I was a beta tester for the Mileslife app back in April 2017.
I still remember the session. We met at Takujo Japanese Dining in Emporium Shokuhin at Marina Square. There were maybe 10-15 of us. We spent about 2-3 hours reviewing various features of the app and providing feedback on the UX. For our time, we each received 5,000 miles.
Two months later, Mileslife launched in Singapore. The initial merchant list was small, but quickly grew to more than 500 restaurants plus many more activities, hotels, spas and retail partners.
From the perspective of a Singapore miles collector, the app was a game changer. There were crazy opportunities to earn up to 12 mpd on dining, with no cap. You could get free miles just by checking into the app every day. You could convert steps into miles. You could double dip on a no-cap 6 mpd by using it with the OCBC Titanium Rewards card. You could earn “exotic” points currencies like Lufthansa Miles and More, United MileagePlus and Avianca LifeMiles, all of which weren’t available here prior to Mileslife. All in all, it was a very, very exciting time for the miles game in Singapore.
Emporium Shokuhin is no more. It closed its doors in September 2018 with debts of more than $1M and no profit since day one. Perhaps there’s a sense of poetic symmetry then that after weeks of uncertainty, Mileslife yesterday announced the suspension of all operations in Singapore.
The note calls the suspension “temporary” and alludes to an “operational restructure” that should be completed by July. While I would absolutely love to see Mileslife emerge from this leaner and stronger, the realist in me knows that it’s highly unlikely.
Merchant trust is gone, and future credit terms are likely to be highly unfavorable. Customers will be too spooked to provide low cost working capital through credit top-ups. Frequent Flyer Programs will be hesitant to associate their name with the platform. Short of a buy-out and complete rebranding, it’s just very hard to see this as anything other than the end of the road.
What’s remarkable to me is how fast it all unraveled. I suppose it’s part and parcel of being a privately-held company that all cards are held close to the chest, but until last month I think few of us had any concerns about the future of Mileslife.
Then in mid-April, a disgruntled merchant in China took to social media to complain about non-payment of funds due, and it all went south from there. Shortly after, British Airways Avios suspended its partnership with Mileslife, and other FFPs followed suit. Singapore Airlines suspended Mileslife transfers on 22 April, and has since removed all references to Mileslife from its website. OCBC sent a message to all VOYAGE customers informing them that their partnership with Mileslife was ending (but promising to make all customers whole).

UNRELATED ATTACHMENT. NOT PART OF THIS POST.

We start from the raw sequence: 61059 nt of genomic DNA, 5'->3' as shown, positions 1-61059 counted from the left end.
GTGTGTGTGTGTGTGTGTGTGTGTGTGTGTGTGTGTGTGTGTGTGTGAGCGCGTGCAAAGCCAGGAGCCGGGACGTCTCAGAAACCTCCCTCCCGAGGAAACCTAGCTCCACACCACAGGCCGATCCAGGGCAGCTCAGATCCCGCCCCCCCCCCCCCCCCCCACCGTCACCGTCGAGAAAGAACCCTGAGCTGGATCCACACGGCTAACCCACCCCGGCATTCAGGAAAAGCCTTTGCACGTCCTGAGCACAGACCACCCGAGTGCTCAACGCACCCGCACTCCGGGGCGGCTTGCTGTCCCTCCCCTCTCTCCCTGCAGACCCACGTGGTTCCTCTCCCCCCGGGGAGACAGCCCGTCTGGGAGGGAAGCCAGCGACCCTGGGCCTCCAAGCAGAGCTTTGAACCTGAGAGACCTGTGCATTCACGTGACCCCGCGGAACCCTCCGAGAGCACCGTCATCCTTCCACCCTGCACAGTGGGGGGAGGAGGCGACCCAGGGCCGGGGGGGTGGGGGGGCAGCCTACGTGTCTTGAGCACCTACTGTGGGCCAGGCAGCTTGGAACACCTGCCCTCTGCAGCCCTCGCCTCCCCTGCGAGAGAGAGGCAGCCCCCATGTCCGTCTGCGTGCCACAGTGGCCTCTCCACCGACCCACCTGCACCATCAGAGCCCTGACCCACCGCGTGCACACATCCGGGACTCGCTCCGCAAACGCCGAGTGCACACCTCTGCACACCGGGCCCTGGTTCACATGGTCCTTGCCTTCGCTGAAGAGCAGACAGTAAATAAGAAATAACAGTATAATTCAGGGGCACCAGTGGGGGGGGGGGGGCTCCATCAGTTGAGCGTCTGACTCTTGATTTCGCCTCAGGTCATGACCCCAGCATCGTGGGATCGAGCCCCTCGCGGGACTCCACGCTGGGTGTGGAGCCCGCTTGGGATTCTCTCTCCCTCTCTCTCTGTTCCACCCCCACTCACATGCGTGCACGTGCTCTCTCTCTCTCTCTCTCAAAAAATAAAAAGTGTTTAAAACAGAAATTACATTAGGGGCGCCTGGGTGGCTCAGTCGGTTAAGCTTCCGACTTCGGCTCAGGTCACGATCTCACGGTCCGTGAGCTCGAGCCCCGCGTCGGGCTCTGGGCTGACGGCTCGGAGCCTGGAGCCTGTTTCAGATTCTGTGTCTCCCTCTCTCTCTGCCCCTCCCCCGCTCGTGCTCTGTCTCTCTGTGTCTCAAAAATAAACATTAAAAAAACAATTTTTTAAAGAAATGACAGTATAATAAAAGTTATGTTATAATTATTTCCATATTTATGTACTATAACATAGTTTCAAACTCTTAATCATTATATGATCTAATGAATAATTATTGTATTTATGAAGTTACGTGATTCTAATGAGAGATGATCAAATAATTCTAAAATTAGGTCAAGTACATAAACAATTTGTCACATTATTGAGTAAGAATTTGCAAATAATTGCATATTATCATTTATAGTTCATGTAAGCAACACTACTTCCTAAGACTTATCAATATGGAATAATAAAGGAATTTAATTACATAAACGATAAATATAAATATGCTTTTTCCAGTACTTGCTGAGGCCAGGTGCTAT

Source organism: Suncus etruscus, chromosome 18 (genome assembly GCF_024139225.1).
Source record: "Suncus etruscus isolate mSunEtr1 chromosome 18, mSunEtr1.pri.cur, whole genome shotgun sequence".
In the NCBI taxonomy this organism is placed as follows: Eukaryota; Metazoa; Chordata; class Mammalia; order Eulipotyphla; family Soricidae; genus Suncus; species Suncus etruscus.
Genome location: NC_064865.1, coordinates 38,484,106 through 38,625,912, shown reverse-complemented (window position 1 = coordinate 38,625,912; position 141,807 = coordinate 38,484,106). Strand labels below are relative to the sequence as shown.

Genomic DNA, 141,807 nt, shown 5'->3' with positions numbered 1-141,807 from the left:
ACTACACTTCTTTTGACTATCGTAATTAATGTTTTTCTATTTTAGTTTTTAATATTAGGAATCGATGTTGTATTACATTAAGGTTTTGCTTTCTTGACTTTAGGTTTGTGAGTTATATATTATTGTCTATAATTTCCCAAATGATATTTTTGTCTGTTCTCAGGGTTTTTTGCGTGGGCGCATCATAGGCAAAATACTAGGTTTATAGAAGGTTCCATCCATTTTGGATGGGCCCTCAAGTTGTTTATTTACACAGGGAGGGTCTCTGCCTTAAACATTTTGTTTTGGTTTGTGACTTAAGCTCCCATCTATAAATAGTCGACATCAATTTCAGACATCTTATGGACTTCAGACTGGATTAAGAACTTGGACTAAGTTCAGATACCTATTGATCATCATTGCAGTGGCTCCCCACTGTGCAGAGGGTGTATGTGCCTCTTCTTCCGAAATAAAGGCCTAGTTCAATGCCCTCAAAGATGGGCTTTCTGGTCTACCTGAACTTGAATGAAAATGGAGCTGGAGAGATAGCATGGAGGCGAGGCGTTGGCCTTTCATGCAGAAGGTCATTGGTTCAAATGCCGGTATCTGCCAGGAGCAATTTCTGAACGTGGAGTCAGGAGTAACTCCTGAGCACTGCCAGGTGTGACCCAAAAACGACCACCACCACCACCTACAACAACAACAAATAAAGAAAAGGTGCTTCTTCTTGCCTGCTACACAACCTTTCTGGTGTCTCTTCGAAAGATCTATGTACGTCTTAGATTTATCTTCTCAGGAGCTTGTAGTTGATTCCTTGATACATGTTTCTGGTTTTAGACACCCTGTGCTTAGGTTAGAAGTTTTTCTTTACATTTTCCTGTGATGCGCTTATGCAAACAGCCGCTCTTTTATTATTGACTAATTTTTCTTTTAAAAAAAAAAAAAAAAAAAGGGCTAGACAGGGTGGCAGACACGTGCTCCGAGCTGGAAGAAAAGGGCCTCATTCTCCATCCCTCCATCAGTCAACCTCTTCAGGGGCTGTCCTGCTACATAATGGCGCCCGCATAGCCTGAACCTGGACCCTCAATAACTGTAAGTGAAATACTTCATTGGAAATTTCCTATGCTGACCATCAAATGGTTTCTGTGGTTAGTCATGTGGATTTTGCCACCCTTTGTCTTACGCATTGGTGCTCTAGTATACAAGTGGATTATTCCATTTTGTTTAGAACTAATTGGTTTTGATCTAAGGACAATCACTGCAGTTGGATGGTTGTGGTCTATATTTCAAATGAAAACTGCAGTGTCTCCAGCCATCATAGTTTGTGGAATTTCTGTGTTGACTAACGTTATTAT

Merchants which were still listed on Mileslife stopped accepting payment through the app; one user reported that no sooner had he paid at Crystal Jade that the branch manager got off the phone and told the cashier not to accept any more. Staff were let go, campaigns were halted, and the app became a husk of its former self.
If this is indeed the end of Mileslife, then it’s a very sad way to go.
What about Mileslife credits?
If you bought Mileslife credits, I certainly hope you’ve had the chance to spend them. Mileslife does offer credit refunds less a 15% administrative fee, and I’ve heard that some customers who took this option back in April got their money back. It’s worth dropping an email to Mileslife customer service ([email protected]) to see what can be done, but I’m not optimistic.
Mileslife credits are not classified as a widely-accepted Stored Value Facility (WA SVF) by the MAS, and therefore, there’s no bank guarantee of the outstanding stored value.
An opportunity for KrisPay?
Mileslife’s demise might spell opportunity for KrisPay. Back in March, KrisPay finally added an earning function for selected merchants, with up to 2 mpd available. At the time, I wondered what this meant for Mileslife, given that KrisPay had historically been a burn-only solution (and a pretty abysmal one at that, valuing your miles at 0.67 cents each).
KrisPay’s main weakness has always been their lack of merchants; about 35 at last count, almost a year after it launched. What’s more, while Mileslife handled payment and accrual simultaneously, payment through the KrisPay app is not possible. You pay the merchant normally through cash or card, then scan a QR code on the KrisPay app to earn miles- a decidedly less seamless process that creates the possibility of missed claims.
KrisPay now has an opportunity to become the miles payment app in Singapore, assuming it refines the accruals process and doubles down on merchant sign ups. As I’ve said before, I can’t believe that SIA management would invest all that time and resources just to have an ecosystem of 30-40 merchants.
Whatever you think about the final few days of Mileslife, few would argue that the app was great while it lasted. I’ll certainly miss the crazy promotions, diverse partners and the novelty of an app for miles geeks, by miles geeks.
So long, and thanks for all the miles.
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